Valuable lessons from Haley

Throughout high school, I’ve been known for my extensive music involvement, failed track career, and membership in numerous clubs and organizations. I’ve worked as a cashier, food prep, set designer, and retail lead. I’ve done a lot of things in four short years, the one I’m most proud of is my self-appointed barista job. For senior year I decided to step out of my comfort zone and join the newspaper staff. I got to explore writing different types of articles and found a love for making infographics. During the first few weeks, the staff bonded over a love (need) for caffeine. When the newspaper staff discovered that the luxuries of Keurigs and K-cups were not going to be cost-efficient or environmentally conscious for the 37 weeks of this school year, someone had to step up and learn how to use the ancient Mr. Coffee. I am this unpaid barista.

In dire need of caffeine, I trained myself in the art of making the most unimpressive cup of coffee. It starts with scooping coffee grounds out of a questionable ziplock bag that a fellow staffer generously donated into the coffee filter. The number of scoops doesn’t matter because it’ll taste bad either way. Then I make my way over
to the water fountain to fill the pot, have an awk- ward conversation with the bathroom security guard, and stroll back to the journalism fortress of solitude. After a few minutes of nothing, I remember to plug the machine in. Ten minutes later you have coffee, or at least something close

to it!After four years of high school, you’d think I’d have more to say and reflect on. Sure, there are probably a few other things I can take away from my time here, but the most important thing I learned is how to make a bad cup of coffee. It’s a useful skill to have.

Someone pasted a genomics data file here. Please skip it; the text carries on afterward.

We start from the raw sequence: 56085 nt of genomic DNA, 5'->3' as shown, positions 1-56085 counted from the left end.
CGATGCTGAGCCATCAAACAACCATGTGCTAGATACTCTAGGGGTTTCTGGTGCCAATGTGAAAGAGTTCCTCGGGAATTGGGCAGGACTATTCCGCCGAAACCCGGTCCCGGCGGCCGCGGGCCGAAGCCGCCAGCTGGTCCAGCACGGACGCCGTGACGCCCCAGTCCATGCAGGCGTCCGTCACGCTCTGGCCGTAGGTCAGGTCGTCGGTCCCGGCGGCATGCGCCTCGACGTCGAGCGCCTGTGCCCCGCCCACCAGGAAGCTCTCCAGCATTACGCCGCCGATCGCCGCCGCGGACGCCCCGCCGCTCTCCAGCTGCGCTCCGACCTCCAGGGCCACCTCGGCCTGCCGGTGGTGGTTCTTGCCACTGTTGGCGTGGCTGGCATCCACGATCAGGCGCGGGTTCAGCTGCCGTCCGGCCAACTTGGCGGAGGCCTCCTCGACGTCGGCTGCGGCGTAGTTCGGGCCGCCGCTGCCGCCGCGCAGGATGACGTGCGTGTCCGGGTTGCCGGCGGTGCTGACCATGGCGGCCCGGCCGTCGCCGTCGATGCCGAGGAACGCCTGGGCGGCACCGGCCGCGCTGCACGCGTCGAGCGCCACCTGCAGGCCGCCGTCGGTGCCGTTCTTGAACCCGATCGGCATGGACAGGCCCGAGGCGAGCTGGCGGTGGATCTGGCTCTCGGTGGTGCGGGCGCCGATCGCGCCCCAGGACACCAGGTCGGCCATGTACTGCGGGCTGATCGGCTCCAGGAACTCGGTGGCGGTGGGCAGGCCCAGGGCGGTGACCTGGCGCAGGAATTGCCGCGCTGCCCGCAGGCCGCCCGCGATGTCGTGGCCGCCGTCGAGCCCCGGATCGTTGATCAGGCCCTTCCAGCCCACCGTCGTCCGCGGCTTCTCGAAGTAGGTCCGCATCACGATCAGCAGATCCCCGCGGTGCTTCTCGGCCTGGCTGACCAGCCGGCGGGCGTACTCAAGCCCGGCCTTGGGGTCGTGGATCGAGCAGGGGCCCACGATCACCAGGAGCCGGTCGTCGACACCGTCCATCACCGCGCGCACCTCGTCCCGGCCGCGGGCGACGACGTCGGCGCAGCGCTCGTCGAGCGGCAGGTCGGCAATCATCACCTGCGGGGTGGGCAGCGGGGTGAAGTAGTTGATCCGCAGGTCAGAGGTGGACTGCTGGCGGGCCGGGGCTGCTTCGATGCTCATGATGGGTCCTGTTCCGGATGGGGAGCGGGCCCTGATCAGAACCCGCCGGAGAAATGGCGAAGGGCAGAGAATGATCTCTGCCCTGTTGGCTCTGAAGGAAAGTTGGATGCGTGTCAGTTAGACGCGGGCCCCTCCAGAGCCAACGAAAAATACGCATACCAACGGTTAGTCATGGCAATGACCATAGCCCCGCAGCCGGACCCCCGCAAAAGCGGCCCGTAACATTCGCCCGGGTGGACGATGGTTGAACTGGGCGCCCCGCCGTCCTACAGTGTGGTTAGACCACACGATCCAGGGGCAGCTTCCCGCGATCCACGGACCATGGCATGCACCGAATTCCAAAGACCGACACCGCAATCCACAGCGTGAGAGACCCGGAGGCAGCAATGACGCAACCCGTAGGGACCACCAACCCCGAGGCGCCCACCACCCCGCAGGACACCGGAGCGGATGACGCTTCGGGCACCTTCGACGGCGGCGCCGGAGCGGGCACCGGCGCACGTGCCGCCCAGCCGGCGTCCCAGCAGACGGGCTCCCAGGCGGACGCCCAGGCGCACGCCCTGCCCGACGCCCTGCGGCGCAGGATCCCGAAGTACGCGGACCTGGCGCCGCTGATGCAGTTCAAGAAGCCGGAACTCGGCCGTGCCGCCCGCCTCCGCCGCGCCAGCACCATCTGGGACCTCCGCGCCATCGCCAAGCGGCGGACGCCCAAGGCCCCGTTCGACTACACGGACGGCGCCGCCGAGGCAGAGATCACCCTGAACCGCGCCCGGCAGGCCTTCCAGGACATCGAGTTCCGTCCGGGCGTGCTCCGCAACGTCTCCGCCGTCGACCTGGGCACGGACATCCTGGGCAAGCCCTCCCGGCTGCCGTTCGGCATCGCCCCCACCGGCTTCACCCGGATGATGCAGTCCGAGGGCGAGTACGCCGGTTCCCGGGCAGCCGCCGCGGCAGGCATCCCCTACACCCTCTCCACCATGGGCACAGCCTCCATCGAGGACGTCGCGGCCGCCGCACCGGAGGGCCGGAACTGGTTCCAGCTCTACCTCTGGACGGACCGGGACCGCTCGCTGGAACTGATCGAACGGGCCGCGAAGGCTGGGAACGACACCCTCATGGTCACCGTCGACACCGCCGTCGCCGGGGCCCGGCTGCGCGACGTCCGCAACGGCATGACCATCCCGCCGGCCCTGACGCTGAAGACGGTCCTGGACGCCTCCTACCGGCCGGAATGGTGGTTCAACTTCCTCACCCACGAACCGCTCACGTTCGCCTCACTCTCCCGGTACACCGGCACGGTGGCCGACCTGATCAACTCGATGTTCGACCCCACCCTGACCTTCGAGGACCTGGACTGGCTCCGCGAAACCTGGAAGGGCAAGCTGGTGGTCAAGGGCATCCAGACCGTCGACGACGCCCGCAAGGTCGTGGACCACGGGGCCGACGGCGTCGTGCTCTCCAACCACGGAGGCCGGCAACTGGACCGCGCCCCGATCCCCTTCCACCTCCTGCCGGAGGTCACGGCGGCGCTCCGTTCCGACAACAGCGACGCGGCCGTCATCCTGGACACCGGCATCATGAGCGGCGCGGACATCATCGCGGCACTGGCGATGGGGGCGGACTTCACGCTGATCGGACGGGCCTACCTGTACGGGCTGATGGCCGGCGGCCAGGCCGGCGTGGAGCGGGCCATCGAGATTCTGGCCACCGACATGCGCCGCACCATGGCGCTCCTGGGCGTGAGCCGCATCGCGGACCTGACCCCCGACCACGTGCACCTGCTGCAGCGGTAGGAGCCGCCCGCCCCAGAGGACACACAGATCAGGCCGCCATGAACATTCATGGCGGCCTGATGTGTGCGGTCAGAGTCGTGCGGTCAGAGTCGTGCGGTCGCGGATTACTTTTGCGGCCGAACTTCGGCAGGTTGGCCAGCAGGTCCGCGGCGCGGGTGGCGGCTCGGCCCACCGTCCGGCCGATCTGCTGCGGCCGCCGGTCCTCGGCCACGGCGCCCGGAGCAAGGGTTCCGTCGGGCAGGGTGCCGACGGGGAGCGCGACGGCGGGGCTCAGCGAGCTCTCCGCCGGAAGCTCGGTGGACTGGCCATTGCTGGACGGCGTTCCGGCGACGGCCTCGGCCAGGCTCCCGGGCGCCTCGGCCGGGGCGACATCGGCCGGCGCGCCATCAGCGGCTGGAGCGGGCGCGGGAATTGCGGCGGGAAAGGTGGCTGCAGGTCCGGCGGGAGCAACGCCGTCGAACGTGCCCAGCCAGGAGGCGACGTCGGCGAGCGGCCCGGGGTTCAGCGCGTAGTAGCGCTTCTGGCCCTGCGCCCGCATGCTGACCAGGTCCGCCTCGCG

Unlike a lot of high schoolers, my need for caffeine didn’t even start until senior year. Since this was my last year of high school I thought I’d go out with a bang and be a part of every club, group, and event I could. Being more active in school and picking up more hours at work made sleep harder to come by. That tasteless newspaper coffee every other day was the only thing keeping me going. I don’t regret getting more involved, I made tons of memories and felt recognized for the things I accomplished. I won’t remember every detail about chemistry 10 years from now, but I will remember having wheely chair races in the hallways and my choir director’s car that was plum crazy purple.

While most of my high school experience was spent worrying about people’s expectations and academic success, those worries were diluted by my senior year. No matter how much I want to deny it, the girl who walked in here freshman year is not the same girl getting her diploma this month. As my life has changed, so do my priori- ties. Yes, grades are important, but so are experiences. I’m only in high school once, so this year
I chose to make the most of it. I balanced school, work, and activities, but saved myself time to go out with friends and do things at school I’d never done before. Taking one night out of the week to go watch a basketball game or see a school play can turn into some great memories. It’s okay to prioritize yourself. It’s okay to have fun and stay out late. Part of growing up is having experiences to learn from and look back on. Have fun today, and worry about things tomorrow. And if my nights clas with my early mornings, at least I know how to make a good pot of the worst coffee.

Haley Johnson is attending Wayne State to study Music Industry